10) Reward students for reporting bullying when they see it and teach them to stand up against bullying. By getting kids to buy into the program too, and rewarding them when they see bullying or harassment, it becomes harder for the bully to get the upper hand. By seeing first hand that everyone is going to stand against bullying wherever they see it, the bullies will be outnumbered and may lose some of the “fame” of the bullying game among their peers. Get everyone on the same page, including the students in order to make a school anti-bullying plan work.
How Schools Can Fight Back
Another great idea which wasn’t mentioned above is to have regular guest speakers to come to the school to talk about the harmful effects of bullying. Here is a link to a motivational speaker on this topic: http://tomthelen.com/. His name is Tom Thelen. He focuses on building strength of character, respecting others, and how to forgive those who have bullied others in the past. Bullying occurs primarily because of low self-esteem, either on the part of the bully or the ones they bully, or both. Building character and developing empathy for others is often the first step in moving toward building a school that says NO to bullying. Thelen has been featured on PBS, as well as countless other public broadcasting programs.
Keith Deltano is another speaker with a mission. He has helped countless young people learn to see bullying in a different light, develop both self-respect and respect for others, and create positive climates for schools against bullying. He focuses on bullying online, and you can find out more about what he does here: http://www.dontbullyonline.com/.
Even if you cannot afford to have these find speakers come and talk in your school, their websites offer some great additional resources for schools as they develop their own anti-bullying environment. There can be many ideas obtained from visiting these sites, or others like them. Also, local agencies may have speakers who will come speak on the topic. The more we pool our resources together, the stronger we will be in fighting bullying and getting the message across that it is just not going to happen in our school.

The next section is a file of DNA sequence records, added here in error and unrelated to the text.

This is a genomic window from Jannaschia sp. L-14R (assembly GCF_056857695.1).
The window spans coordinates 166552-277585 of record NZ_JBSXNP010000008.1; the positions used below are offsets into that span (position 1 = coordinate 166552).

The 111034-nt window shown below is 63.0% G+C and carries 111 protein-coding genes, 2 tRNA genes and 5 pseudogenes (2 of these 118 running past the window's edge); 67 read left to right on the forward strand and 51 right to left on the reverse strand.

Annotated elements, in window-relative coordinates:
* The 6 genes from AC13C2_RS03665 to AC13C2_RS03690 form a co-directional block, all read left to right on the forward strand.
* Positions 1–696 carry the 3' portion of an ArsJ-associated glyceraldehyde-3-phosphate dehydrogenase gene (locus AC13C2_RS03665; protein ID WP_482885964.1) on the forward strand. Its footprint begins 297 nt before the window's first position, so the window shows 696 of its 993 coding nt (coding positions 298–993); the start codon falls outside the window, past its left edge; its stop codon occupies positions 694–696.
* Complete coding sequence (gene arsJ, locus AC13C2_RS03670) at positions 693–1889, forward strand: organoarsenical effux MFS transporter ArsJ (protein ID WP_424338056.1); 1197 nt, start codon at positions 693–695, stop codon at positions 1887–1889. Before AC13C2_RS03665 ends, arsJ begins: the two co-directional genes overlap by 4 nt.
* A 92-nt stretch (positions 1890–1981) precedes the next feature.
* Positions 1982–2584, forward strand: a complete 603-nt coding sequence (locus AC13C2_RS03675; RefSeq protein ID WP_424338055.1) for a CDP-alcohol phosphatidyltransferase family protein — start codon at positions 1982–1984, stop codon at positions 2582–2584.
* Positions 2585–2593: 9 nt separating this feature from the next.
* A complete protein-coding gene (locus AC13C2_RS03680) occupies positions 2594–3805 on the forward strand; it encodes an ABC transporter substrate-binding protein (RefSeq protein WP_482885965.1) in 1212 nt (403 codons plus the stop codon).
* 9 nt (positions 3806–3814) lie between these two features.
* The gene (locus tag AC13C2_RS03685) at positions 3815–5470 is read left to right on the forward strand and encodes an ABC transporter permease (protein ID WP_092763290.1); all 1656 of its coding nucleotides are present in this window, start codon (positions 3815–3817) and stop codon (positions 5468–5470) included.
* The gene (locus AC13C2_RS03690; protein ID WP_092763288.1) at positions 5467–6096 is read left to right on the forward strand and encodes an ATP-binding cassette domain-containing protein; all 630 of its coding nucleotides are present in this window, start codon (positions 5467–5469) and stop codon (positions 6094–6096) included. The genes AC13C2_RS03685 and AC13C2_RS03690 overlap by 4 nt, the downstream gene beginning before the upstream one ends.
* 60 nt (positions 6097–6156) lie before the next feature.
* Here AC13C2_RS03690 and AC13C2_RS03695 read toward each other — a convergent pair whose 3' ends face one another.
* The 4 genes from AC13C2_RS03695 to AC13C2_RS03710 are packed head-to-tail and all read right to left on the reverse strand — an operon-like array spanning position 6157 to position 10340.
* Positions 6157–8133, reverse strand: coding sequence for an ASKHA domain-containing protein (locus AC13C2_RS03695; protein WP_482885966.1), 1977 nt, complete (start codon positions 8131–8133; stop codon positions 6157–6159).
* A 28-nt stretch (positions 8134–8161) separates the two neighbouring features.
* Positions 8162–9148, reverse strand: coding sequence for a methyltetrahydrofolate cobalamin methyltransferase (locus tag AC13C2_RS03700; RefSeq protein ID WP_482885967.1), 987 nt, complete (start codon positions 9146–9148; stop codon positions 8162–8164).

How Schools Can Fight Back: Conclusion
The bottom line in schools fighting back is being on the same page as a district, and a community. Parents groups can help by being “watchdogs” for bullying behavior. Kids can be involved too, by reporting bullying wherever they see it, and standing up against intimidation. If a student witnesses an act of bullying, they could tell the bully that they know what they are doing is bullying and that they are going to tell. They should only do this if they are safe. If the person is threatening them, or someone else, they should go straight to the teacher or principal. But by teaching students to say NO to bullying from the beginning, it will create an atmosphere that will be extremely hard for the bully to find his footing. The bully depends on his friends and others who admire what he or she does to fuel their passion. If we nip this in the bud, and stand against it at all times, we disallow them to get any real satisfaction from these acts.
CALL A SPADE A SPADE
Bullying is bad no matter what form it comes in. Whether it is physical aggression, intimidation, or verbal abuse, it is all hurtful. The damage and the scars that are left on the victims of bullying exist, long after they have left the school or the situation in which the bullying occurred. Kids are depending on us to make sure they are protected from these damaging influences. There is no doubt the media plays a role in these scenarios and we will discuss that in a future article in more depth. But, if schools are to fight back against bullying, they must create an environment in which the bully is the minority, and it is almost impossible for them to find a victim, because there are so many heroes.
There are no easy answers. But bullying will continue unless schools have a definite anti-bullying policy in place, vow to enforce it at any cost, and involve all players in the game to rally against it. This means including parents, teachers, administrators, and community members. This requires more communication on the part of all of these people, but it can be done, if it is decided it is crucial to the anti-bullying climate the school is trying to create.
Without anti-bullying policies in place, without schools who will fight back and create an environment in which the bully will never win, without active involvement from all participants, bullying will continue. Statistics show that both bullies and victims often become criminals later in life, possibly due, at least in part, to their patterns of behavior as a child.
How Schools Can Fight Back
SAY “NO” TO BULLYING AND MEAN IT